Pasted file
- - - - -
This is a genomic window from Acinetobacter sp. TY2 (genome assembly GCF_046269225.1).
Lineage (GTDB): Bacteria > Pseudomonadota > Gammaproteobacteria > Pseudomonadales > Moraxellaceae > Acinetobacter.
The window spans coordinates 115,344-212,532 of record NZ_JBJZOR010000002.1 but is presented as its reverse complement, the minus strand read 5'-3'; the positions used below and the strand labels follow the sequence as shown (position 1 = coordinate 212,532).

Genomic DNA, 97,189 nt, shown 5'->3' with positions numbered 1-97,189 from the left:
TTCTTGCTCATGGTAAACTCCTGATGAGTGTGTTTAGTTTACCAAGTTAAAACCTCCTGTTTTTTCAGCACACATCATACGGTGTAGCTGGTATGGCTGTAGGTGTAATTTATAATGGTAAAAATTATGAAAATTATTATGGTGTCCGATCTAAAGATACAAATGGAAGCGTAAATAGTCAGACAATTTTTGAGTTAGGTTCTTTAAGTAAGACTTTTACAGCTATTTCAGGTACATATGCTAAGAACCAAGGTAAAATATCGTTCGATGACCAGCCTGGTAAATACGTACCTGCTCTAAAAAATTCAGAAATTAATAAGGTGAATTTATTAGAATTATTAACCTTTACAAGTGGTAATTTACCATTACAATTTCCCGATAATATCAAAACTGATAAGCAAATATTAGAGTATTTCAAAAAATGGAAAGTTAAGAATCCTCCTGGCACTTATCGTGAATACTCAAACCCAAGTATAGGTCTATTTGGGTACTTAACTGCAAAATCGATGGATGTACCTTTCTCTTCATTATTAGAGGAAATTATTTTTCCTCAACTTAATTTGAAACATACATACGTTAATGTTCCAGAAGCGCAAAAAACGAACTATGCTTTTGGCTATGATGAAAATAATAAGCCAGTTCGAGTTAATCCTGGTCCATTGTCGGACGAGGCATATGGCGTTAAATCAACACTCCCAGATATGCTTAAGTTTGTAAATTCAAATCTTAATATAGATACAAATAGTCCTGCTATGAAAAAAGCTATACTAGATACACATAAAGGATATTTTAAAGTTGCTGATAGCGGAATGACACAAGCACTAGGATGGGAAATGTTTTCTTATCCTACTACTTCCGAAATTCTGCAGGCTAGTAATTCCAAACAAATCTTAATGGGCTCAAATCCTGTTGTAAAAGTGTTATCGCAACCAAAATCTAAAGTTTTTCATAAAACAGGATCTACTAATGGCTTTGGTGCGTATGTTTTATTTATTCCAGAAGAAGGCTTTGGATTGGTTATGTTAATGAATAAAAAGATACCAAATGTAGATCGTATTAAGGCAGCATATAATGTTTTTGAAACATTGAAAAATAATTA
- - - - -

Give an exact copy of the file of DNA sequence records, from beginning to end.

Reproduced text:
This is a genomic window from Acinetobacter sp. TY2 (genome assembly GCF_046269225.1).
Lineage (GTDB): Bacteria > Pseudomonadota > Gammaproteobacteria > Pseudomonadales > Moraxellaceae > Acinetobacter.
The window spans coordinates 115,344-212,532 of record NZ_JBJZOR010000002.1 but is presented as its reverse complement, the minus strand read 5'-3'; the positions used below and the strand labels follow the sequence as shown (position 1 = coordinate 212,532).

Genomic DNA, 97,189 nt, shown 5'->3' with positions numbered 1-97,189 from the left:
TTCTTGCTCATGGTAAACTCCTGATGAGTGTGTTTAGTTTACCAAGTTAAAACCTCCTGTTTTTTCAGCACACATCATACGGTGTAGCTGGTATGGCTGTAGGTGTAATTTATAATGGTAAAAATTATGAAAATTATTATGGTGTCCGATCTAAAGATACAAATGGAAGCGTAAATAGTCAGACAATTTTTGAGTTAGGTTCTTTAAGTAAGACTTTTACAGCTATTTCAGGTACATATGCTAAGAACCAAGGTAAAATATCGTTCGATGACCAGCCTGGTAAATACGTACCTGCTCTAAAAAATTCAGAAATTAATAAGGTGAATTTATTAGAATTATTAACCTTTACAAGTGGTAATTTACCATTACAATTTCCCGATAATATCAAAACTGATAAGCAAATATTAGAGTATTTCAAAAAATGGAAAGTTAAGAATCCTCCTGGCACTTATCGTGAATACTCAAACCCAAGTATAGGTCTATTTGGGTACTTAACTGCAAAATCGATGGATGTACCTTTCTCTTCATTATTAGAGGAAATTATTTTTCCTCAACTTAATTTGAAACATACATACGTTAATGTTCCAGAAGCGCAAAAAACGAACTATGCTTTTGGCTATGATGAAAATAATAAGCCAGTTCGAGTTAATCCTGGTCCATTGTCGGACGAGGCATATGGCGTTAAATCAACACTCCCAGATATGCTTAAGTTTGTAAATTCAAATCTTAATATAGATACAAATAGTCCTGCTATGAAAAAAGCTATACTAGATACACATAAAGGATATTTTAAAGTTGCTGATAGCGGAATGACACAAGCACTAGGATGGGAAATGTTTTCTTATCCTACTACTTCCGAAATTCTGCAGGCTAGTAATTCCAAACAAATCTTAATGGGCTCAAATCCTGTTGTAAAAGTGTTATCGCAACCAAAATCTAAAGTTTTTCATAAAACAGGATCTACTAATGGCTTTGGTGCGTATGTTTTATTTATTCCAGAAGAAGGCTTTGGATTGGTTATGTTAATGAATAAAAAGATACCAAATGTAGATCGTATTAAGGCAGCATATAATGTTTTTGAAACATTGAAAAATAATTA